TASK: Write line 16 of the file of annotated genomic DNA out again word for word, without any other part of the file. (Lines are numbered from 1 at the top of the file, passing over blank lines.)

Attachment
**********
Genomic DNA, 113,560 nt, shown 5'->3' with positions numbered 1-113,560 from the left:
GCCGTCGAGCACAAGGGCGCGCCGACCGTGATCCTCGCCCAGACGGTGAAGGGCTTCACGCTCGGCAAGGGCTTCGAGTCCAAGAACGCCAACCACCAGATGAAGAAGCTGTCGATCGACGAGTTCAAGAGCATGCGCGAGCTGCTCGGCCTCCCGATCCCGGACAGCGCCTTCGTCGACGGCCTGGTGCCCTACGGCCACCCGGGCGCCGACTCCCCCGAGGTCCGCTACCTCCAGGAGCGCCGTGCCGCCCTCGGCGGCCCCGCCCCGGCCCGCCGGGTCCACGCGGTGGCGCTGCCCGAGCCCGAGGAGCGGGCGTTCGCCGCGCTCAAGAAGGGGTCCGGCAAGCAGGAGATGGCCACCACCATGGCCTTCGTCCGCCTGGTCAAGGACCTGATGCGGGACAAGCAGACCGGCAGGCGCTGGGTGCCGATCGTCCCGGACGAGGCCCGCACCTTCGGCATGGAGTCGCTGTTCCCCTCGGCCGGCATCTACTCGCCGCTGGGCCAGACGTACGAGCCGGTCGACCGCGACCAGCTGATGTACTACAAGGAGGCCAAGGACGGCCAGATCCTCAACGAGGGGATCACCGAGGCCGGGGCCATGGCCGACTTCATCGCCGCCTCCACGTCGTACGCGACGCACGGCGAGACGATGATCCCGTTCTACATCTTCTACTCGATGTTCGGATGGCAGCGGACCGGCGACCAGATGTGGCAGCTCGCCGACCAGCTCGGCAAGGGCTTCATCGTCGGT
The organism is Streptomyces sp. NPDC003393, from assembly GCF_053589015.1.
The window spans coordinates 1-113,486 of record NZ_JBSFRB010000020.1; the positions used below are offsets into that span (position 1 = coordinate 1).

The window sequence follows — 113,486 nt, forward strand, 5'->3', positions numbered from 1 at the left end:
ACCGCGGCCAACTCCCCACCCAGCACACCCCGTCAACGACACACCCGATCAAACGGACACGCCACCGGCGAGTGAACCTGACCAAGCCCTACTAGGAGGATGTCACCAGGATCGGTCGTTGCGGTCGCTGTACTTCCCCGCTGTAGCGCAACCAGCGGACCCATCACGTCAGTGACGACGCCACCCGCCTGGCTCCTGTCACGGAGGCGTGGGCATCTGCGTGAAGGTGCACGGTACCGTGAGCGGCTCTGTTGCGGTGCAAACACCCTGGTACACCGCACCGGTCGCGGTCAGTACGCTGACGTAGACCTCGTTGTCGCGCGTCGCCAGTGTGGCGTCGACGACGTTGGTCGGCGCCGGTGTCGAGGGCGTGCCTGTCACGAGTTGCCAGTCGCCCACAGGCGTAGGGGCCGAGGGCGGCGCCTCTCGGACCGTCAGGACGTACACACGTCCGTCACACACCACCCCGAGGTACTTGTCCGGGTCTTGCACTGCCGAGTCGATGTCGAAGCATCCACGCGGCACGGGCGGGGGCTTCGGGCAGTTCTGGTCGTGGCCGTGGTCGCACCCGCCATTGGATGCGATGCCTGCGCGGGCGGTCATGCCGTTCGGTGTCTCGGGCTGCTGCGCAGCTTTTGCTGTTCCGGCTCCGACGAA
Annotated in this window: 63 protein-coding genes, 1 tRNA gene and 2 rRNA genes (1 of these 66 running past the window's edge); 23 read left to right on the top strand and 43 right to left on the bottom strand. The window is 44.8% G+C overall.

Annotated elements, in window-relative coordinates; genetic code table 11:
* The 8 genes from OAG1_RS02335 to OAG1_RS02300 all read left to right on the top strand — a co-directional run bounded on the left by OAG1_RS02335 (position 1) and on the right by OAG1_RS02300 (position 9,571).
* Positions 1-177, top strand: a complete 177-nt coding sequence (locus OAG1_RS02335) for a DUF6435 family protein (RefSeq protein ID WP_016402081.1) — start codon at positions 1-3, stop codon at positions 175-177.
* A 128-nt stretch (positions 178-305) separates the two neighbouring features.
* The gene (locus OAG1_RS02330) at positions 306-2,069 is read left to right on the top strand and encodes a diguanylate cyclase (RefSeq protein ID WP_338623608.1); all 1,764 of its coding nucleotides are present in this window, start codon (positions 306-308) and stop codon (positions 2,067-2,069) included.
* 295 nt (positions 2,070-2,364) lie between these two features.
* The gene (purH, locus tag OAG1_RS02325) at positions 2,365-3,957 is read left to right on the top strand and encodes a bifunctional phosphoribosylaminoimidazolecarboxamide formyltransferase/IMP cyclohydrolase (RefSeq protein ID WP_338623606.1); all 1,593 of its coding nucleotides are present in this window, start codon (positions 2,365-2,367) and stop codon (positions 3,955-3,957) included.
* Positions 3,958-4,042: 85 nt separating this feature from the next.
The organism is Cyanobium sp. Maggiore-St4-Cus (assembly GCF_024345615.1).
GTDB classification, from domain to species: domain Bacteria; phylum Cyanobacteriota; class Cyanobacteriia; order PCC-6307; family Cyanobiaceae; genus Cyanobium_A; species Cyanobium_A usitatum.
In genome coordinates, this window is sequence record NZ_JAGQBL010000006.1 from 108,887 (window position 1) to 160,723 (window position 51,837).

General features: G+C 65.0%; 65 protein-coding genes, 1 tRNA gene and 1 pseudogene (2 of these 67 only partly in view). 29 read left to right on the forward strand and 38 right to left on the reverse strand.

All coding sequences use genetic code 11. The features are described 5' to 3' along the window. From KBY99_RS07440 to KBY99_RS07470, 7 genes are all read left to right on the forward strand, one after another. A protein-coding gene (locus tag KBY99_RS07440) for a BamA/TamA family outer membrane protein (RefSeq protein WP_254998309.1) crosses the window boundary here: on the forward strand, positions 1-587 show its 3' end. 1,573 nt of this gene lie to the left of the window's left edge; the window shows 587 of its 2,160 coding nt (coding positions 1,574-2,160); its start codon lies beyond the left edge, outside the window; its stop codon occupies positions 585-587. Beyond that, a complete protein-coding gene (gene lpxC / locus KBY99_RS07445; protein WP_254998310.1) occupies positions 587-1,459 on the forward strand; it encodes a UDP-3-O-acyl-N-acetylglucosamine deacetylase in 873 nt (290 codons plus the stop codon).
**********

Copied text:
The organism is Cyanobium sp. Maggiore-St4-Cus (assembly GCF_024345615.1).